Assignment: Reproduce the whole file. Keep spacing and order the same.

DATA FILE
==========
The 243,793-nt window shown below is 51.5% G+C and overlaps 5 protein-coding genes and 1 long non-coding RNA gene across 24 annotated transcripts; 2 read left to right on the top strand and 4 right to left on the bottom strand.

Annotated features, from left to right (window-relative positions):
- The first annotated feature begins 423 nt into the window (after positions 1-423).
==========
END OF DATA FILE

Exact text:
The 243,793-nt window shown below is 51.5% G+C and overlaps 5 protein-coding genes and 1 long non-coding RNA gene across 24 annotated transcripts; 2 read left to right on the top strand and 4 right to left on the bottom strand.

Annotated features, from left to right (window-relative positions):
- The first annotated feature begins 423 nt into the window (after positions 1-423).